Recently an $8.2 billion deal between the New York Stock Exchange Euronex and IntercontinentalExchange Inc. was reached. Under the terms of the deal, NYSE Euronex would sell itself to ICE for $33.12 a share. The deal should close by late 2013. However, this deal has led to litigation.
On Dec. 24, the New Jersey Carpenters Pension Fund sued NYSE Euronex and its CEO, its chairman and several other NYSE Euronex board members. ICE was also named a defendant in the suit. According to the complaint, the pension fund believes that the sale amounts to a breach of NYSE Euronex’s duty to its shareholders. The pension fund claims that NYSE Euronex has used a flawed system to value itself and that the deal benefits only NYSE Euronex and ICE insiders and is thereby not maximizing profits for its shareholders.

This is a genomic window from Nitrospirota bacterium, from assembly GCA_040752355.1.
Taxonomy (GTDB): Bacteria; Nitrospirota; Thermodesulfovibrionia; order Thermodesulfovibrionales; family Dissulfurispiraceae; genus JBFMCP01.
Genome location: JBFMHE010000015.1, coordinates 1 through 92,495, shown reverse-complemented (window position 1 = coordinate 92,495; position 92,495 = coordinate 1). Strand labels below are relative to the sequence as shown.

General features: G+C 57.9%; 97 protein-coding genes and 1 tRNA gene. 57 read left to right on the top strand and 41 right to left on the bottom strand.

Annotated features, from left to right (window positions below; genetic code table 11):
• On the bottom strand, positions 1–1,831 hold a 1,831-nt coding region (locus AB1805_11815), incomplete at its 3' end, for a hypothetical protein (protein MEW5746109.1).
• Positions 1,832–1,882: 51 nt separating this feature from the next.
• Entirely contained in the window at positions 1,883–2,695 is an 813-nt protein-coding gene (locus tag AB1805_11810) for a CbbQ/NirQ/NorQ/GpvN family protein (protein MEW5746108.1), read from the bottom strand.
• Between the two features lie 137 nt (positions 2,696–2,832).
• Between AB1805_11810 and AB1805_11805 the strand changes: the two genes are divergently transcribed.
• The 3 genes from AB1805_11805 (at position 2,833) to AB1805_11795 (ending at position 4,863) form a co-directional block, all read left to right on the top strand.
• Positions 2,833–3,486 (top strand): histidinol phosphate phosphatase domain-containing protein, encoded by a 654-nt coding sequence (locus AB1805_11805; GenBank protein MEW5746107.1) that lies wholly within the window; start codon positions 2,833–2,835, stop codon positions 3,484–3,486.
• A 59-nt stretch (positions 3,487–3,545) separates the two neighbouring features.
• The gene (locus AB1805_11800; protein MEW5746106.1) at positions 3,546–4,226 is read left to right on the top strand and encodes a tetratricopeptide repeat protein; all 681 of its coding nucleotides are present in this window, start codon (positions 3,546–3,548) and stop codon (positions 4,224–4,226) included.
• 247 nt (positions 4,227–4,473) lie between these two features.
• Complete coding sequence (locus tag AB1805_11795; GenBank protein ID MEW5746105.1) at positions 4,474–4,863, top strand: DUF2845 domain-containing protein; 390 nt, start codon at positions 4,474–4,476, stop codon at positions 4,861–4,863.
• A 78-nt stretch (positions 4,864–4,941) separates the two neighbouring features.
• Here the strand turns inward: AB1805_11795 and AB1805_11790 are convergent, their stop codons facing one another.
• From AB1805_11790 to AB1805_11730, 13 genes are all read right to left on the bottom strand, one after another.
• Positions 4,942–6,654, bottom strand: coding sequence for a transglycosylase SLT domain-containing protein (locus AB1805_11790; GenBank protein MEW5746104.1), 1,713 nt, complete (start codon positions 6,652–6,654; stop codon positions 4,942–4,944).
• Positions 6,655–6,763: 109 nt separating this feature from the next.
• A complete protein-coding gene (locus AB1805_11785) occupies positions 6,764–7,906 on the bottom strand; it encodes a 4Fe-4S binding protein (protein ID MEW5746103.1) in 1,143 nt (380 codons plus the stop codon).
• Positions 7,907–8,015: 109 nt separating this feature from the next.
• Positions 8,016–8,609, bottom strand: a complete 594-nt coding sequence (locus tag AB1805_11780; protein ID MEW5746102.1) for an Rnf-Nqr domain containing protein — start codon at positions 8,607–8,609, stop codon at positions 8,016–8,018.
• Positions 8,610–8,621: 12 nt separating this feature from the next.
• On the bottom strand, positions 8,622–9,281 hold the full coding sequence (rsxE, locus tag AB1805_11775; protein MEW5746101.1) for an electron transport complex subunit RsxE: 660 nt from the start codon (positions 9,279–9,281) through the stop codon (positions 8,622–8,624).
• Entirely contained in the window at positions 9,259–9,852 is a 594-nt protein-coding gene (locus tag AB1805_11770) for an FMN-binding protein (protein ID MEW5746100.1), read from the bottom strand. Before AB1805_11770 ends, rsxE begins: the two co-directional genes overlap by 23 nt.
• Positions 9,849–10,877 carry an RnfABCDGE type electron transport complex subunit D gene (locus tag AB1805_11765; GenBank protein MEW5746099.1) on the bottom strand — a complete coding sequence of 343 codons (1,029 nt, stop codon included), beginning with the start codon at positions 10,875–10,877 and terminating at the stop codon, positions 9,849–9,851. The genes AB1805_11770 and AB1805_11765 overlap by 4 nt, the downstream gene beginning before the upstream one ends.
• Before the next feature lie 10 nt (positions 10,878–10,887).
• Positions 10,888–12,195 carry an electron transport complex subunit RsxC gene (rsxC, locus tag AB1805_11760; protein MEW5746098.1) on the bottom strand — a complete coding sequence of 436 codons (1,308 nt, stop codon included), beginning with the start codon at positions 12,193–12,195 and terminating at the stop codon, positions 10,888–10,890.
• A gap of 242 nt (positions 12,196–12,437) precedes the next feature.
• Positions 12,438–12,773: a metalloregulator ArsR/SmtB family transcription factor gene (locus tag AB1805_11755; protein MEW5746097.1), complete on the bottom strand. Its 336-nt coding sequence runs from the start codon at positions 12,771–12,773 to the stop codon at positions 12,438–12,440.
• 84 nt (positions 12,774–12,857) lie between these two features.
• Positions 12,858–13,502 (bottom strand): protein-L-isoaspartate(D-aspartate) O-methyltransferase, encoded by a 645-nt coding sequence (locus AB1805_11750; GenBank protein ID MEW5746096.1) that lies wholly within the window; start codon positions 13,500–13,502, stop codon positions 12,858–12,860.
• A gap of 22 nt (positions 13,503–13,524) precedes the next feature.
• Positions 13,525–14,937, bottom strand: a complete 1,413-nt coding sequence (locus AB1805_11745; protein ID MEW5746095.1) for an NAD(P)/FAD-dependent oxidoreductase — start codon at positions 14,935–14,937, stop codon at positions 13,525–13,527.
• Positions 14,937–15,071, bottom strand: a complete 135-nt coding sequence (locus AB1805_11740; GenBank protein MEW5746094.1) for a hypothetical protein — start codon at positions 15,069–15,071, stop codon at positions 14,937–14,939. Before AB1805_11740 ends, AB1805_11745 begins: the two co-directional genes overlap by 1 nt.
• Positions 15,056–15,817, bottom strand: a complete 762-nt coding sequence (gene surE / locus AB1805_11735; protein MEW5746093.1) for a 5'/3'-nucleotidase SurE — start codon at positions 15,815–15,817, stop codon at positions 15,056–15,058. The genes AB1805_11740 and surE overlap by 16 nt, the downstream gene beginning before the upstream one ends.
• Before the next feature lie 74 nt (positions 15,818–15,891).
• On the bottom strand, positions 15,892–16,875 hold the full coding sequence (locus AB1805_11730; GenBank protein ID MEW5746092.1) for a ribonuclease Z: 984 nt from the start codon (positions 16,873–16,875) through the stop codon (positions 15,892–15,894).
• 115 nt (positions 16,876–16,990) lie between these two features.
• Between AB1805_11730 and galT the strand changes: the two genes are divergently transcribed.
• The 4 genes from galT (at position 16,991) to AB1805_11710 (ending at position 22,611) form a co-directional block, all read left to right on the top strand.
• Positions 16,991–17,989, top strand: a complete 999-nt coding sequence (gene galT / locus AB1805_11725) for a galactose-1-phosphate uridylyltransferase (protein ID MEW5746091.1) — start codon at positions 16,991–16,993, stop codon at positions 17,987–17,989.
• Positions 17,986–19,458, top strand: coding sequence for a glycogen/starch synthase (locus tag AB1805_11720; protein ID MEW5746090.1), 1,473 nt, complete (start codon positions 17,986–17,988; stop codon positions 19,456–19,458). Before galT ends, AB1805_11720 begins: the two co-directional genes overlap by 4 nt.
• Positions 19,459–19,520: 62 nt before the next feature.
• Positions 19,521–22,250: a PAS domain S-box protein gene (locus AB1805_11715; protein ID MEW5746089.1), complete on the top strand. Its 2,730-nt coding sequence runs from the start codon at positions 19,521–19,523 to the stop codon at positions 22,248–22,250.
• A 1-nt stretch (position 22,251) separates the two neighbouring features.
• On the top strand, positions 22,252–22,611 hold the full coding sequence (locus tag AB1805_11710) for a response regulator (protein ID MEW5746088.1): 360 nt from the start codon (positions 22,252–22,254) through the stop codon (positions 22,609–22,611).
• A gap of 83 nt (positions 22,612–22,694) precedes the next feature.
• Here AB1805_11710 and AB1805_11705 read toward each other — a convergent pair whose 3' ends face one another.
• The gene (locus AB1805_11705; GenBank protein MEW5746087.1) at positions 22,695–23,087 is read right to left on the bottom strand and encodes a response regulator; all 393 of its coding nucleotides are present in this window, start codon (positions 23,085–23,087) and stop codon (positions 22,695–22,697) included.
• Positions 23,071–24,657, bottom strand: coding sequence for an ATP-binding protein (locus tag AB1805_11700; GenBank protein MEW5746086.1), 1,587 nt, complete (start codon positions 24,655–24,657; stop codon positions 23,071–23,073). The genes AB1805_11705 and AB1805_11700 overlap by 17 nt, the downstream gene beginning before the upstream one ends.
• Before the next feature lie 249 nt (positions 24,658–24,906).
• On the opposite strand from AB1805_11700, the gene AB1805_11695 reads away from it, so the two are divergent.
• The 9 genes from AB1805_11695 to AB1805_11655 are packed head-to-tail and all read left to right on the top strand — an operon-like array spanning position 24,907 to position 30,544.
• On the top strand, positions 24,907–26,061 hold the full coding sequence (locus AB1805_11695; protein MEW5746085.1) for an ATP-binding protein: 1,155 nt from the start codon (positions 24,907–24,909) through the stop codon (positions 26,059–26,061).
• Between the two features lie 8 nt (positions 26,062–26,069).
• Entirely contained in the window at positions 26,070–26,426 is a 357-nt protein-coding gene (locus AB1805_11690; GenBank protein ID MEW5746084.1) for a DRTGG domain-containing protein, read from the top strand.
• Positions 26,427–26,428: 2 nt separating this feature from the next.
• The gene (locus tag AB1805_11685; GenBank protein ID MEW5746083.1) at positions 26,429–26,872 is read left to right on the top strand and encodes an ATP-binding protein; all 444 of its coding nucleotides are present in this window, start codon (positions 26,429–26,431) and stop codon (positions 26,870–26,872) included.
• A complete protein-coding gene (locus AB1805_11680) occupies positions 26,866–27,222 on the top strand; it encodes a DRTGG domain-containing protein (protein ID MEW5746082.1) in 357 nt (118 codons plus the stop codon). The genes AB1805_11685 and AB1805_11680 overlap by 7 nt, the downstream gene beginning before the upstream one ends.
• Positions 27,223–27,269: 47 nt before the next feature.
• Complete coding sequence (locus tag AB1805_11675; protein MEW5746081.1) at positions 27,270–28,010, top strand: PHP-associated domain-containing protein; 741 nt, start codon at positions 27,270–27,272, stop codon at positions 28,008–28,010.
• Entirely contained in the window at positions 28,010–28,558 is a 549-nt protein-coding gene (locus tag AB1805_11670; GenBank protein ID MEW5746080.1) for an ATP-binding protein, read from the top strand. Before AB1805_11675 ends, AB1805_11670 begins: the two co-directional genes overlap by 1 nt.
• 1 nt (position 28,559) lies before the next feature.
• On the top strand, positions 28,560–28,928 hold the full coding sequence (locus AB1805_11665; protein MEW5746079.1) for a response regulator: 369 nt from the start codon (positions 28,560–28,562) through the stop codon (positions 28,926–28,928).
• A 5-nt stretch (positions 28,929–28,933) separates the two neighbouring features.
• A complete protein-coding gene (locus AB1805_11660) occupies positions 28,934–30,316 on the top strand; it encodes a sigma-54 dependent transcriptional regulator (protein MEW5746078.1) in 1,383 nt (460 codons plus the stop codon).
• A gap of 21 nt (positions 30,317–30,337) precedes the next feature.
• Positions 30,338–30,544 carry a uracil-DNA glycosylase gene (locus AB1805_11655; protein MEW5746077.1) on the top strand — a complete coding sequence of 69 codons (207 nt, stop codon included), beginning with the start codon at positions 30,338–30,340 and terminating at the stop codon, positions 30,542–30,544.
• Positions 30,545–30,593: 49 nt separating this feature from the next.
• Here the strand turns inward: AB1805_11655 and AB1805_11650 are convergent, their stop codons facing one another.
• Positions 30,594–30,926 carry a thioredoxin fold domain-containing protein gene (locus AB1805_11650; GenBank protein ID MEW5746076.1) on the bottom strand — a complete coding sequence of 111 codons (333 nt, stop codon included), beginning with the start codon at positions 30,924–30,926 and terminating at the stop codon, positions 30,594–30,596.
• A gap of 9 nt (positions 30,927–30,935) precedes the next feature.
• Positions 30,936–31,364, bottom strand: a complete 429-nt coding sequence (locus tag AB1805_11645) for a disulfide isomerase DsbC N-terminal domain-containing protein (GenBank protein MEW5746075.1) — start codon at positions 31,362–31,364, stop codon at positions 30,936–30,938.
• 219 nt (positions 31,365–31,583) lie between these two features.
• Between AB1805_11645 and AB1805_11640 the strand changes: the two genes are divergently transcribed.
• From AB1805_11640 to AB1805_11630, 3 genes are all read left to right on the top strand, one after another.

This is the second lawsuit over the NYSE Euronex and ICE deal. An additional lawsuit was filed by an individual shareholder shortly after the deal was announced on Dec. 20. Both lawsuits are asking the court to prohibit the sale between the two companies from being completed.
Business litigation such as this can bring an otherwise successful business to a halt. The courts have the power to reverse sales, issues fines, define contract terms and prohibit behavior. Therefore, it is advantageous for businesses to try to avoid a courtroom, if possible.
In order to avoid full-blown litigation, there are many alternative dispute resolution techniques that can be tried. In some cases, with the right help, deals can be negotiated to avoid the uncertainty of a court case.
Source: Fox Business, “NJ Pension Fund Sues NYSE Over ICE Deal,” Dec. 24, 2012